blood pressure The force exerted against vessel walls by blood moving through the body. Usually this pressure refers to blood moving specifically through the body’s arteries. That pressure allows blood to circulate to our heads and keeps the fluid moving so that it can deliver oxygen to all tissues. Blood pressure can vary based on physical activity and the body’s position. High blood pressure can put someone at risk for heart attacks or stroke. Low blood pressure may leave people dizzy, or faint, as the pressure becomes too low to supply enough blood to the brain.
cancer Any of more than 100 different diseases, each characterized by the rapid, uncontrolled growth of abnormal cells. The development and growth of cancers, also known as malignancies, can lead to tumors, pain and death.
colon (in biology) The majority of the large intestine, it runs between the cecum (a pouch below the small intestine) and the rectum. Foods are not digested in the colon, although this tissue lubricates wastes that will be excreted. Some liquids and salts, however, will be removed from materials stored in the colon before excretion.
glucose A simple sugar that is an important energy source in living organisms. It is half of the molecule that makes up table sugar (also known as sucrose).
hormone (in zoology and medicine) A chemical produced in a gland and then carried in the bloodstream to another part of the body. Hormones control many important body activities, such as growth. Hormones act by triggering or regulating chemical reactions in the body. (in botany) A chemical that serves as a signaling compound that tells cells of a plant when and how to develop, or when to grow old and die.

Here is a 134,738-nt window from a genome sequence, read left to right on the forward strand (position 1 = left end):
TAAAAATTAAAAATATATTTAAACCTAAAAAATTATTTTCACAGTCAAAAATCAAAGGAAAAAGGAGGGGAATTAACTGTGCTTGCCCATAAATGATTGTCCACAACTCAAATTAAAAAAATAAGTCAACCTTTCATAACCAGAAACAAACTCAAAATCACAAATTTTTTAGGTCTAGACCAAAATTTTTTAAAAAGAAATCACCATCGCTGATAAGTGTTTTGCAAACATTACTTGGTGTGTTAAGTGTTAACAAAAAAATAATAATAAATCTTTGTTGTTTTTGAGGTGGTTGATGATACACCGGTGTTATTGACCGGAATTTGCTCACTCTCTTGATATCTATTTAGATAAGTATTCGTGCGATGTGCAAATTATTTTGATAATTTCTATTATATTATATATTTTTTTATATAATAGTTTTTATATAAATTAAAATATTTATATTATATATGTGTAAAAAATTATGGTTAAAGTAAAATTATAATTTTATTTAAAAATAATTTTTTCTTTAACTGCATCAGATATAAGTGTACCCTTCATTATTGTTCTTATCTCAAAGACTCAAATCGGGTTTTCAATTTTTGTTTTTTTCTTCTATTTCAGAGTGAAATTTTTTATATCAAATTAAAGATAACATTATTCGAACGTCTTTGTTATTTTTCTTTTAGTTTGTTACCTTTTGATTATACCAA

insulin A hormone produced in the pancreas (an organ that is part of the digestive system) that helps the body use glucose as fuel.
ischemia (adj. ischemic) A blockage of blood flow, especially from an artery, to some part of the body. The condition can lead to death of the affected tissue.
obesity Extreme overweight. Obesity is associated with a wide range of health problems, including type 2 diabetes and high blood pressure.
overweight A medical condition where the body has accumulated too much body fat. People are not considered overweight if they weigh more than is normal for their age and height, but that extra weight comes from bone or muscle.
risk The chance or mathematical likelihood that some bad thing might happen. For instance, exposure to radiation poses a risk of cancer. Or the hazard — or peril — itself. Among cancer risks that the people faced were radiation and drinking water tainted with arsenic.
stroke (in biology and medicine) A condition where blood stops flowing to part of the brain or leaks in the brain.
type 2 diabetes A disease caused by the body’s inability to effectively use insulin, a hormone that helps the body process and use sugars. Unless diabetes is controlled, a person faces the risk of heart disease, coma or death.
L. Haugaard et al. High child BMI and gain in BMI increases the risk of early stroke in adulthood. European Obesity Summit 2016. June 1, 2016. Gothenberg, Sweden.
B. Jensen et al. Higher body mass index at age 13 years increases risk of colon cancer in adulthood. European Obesity Summit 2016. June 1, 2016. Gothenberg, Sweden.